Characters, Themes, and Quotes

Main Characters
Additional Characters
Central Themes


  • Ahmad – Baddawi follows the story of Ahmad, a refugee child born to Palestinians who fled their homeland and took refuge in a camp called Baddawi. From a young age, he demonstrates creativity and a yearning for opportunities. He tries to make the best of his situation, but ends up growing up in fear. His story is one of survival and represents the fear and loss refugees then and now are forced to face. 




Sam Diaz '19

  • Ahmad’s Parents
  • Ahmad’s Grandparents





Sam Diaz '19


  • COMING OF AGE FOR A YOUNG BOY IN A WAR ZONE – Lelia Abdelrazaq’s Baddawi focuses on the life of the main character, Ahmad, and his experience growing up as a refugee. Overall, the main concept of the story is to capture the coming of age of Ahmad as he moves between Palestine, Lebanon, and finally, the United States. Baddawi begins when Ahmad is a young, naive boy. He lives life without understanding how intense the world around him really is. In the scene on page 52, Ahmad’s young age is showcased because he is not old enough to hold a gun or go bird hunting with the other older boys. Creatively, he decides to make his own way to trap birds using sticky branches. This scene showcases his youthful creativity while addressing his age in comparison to other boys around him. The same scene repeats on page 87 when Ahmad visits his hometown and is actually old enough to hold a gun of his own. However, Ahmad’s gun blows up and he gets hurt. The violence in this scene is visibly portrayed, especially when Ahmad’s gun blows up. The repetition of this scene, as well as the changes between violence and guns is one scene of many that shows Ahmad has grown up physically and mentally.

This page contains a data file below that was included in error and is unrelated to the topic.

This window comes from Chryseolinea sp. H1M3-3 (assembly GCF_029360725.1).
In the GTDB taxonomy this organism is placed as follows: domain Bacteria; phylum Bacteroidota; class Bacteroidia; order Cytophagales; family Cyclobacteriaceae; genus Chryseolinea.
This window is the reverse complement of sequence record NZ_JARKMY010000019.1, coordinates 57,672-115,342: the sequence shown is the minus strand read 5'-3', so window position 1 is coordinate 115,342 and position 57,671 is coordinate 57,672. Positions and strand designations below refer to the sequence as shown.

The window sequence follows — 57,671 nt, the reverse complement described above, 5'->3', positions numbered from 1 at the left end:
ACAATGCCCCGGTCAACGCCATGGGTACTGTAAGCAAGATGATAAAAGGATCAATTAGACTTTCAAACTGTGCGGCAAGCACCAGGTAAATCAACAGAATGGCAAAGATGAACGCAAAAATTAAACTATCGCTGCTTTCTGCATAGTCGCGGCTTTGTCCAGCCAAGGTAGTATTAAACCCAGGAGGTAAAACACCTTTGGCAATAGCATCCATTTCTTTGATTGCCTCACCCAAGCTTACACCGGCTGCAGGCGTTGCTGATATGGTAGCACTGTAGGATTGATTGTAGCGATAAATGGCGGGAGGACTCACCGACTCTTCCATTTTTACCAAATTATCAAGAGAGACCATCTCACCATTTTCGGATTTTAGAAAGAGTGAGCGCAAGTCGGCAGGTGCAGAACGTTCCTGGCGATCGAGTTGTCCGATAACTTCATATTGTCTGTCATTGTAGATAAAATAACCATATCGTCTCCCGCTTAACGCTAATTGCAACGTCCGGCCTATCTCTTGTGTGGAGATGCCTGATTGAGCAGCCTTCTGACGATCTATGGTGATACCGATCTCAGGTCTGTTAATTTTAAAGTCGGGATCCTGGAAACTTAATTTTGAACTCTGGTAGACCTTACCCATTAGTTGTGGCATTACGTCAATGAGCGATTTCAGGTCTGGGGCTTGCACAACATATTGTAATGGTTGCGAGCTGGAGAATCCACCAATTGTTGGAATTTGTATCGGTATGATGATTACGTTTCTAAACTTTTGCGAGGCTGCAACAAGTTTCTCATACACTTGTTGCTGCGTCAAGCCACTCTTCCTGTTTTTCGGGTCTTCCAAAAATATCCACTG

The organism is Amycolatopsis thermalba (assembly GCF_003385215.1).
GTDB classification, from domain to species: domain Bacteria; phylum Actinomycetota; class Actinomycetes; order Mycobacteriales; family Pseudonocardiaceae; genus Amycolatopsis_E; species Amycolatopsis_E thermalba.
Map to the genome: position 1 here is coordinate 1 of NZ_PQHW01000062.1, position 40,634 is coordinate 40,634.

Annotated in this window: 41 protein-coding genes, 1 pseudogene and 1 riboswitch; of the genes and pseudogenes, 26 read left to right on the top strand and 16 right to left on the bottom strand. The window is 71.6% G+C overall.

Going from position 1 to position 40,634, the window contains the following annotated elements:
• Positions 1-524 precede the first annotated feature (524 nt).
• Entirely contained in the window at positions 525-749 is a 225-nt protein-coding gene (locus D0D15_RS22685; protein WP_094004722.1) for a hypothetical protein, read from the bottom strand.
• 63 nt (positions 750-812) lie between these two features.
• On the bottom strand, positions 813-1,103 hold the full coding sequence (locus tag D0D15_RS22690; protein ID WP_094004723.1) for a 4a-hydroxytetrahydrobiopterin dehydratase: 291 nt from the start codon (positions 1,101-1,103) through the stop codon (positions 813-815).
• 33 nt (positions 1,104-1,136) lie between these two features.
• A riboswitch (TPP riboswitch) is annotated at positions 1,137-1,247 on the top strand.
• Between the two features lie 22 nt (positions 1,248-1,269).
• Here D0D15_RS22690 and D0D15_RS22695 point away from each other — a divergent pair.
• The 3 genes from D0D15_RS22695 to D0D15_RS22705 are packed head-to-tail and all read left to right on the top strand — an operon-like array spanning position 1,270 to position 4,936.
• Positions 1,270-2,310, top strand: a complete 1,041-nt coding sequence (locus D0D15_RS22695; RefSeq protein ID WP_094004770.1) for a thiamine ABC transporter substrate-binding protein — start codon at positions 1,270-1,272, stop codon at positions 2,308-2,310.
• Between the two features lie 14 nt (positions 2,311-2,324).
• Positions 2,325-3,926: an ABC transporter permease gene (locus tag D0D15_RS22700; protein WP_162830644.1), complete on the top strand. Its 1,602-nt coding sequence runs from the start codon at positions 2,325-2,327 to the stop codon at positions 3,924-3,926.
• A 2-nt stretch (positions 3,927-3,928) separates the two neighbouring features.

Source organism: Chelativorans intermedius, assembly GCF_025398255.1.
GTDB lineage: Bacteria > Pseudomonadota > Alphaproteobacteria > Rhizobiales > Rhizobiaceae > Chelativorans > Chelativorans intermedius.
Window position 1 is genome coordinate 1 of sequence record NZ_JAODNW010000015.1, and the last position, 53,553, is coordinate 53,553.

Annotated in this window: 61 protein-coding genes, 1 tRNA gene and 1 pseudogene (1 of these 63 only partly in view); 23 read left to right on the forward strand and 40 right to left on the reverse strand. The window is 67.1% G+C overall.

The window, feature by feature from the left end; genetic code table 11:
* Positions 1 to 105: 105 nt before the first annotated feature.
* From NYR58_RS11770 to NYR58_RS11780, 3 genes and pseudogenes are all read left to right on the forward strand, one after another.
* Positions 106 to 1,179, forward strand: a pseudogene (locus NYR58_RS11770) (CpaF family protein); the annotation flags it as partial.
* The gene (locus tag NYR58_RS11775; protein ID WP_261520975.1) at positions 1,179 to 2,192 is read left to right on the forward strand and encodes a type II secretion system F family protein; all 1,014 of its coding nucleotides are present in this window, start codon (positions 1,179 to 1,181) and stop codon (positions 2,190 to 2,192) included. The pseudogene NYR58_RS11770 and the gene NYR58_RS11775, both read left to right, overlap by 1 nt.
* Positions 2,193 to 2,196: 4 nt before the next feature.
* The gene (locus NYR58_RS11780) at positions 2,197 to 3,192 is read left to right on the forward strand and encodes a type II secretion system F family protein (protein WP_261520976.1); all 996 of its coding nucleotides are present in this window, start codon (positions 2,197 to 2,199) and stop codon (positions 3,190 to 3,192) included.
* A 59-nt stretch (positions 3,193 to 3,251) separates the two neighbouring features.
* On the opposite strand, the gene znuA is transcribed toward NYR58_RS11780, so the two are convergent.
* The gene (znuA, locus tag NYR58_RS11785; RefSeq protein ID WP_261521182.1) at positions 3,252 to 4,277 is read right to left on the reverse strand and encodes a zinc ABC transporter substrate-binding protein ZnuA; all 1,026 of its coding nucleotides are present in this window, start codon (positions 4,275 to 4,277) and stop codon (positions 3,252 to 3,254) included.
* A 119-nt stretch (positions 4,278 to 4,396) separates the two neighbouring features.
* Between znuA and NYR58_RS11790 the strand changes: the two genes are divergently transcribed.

• IMPORTANCE OF CULTURE IN A PLACE WHERE CULTURES CLASH – Throughout Baddawi, Abdelrazaq utilized many cultural elements to tie the storyline together. Throughout the pages of Baddawi, Abdelrazaq incorporates illustrated patterns that hold importance cultural meaning to the setting of the book. As a preface, on page 13 she writes “throughout this book, you will see a variety of geometric, floral, and sometimes “pixelated”-looking patterns integrated into the illustrations. These patterns are designs typically used in tratreez, traditional Palestinian embroidery.” One significant page in Baddawi that features the cultural patterns is page 62, when the cluster bombs attack and Ahmad’s cousin’s wife died while baking. The cultural pattern separates two moments that happen instantaneously. Also, Abdelrazaq illustrated two open hands at the beginning of the book to symbolize how muslims begin prayer on page 16. Her subtle incorporations of cultural illustrations represent that the story of Ahmad is more than just a picture book. Throughout the story, Abdelrazaq also uses bits of native language with a glossary at the end. For instance, she uses words like Jiddo, translated to “grandfather”, and Knafeh, a traditional dessert dish. The glossary also provides further information on cities mentioned throughout the story. The author could have chosen to not incorporate these words to make the story easy for readers to understand. However, by incorporating her native vocabulary, Abdelrazaq is able to tie in the importance of culture and language to tell her family’s store as accurately as possible. Lastly, as mentioned, she tells this story because it is the story of her family. Abdelrazaq is able to bring the story full-circle by including a family photo album at the end of the book. The photo album is between pages 121 and 122, featuring five photos. The photos show Ahmad as a child, Ahmad with his family, Ahmad at his family’s apartment, and the houses in the camp where the story takes place. These photos show the characters in real life and gives readers a glimpse at the authenticity of the story and blends in the culture of her family, as well.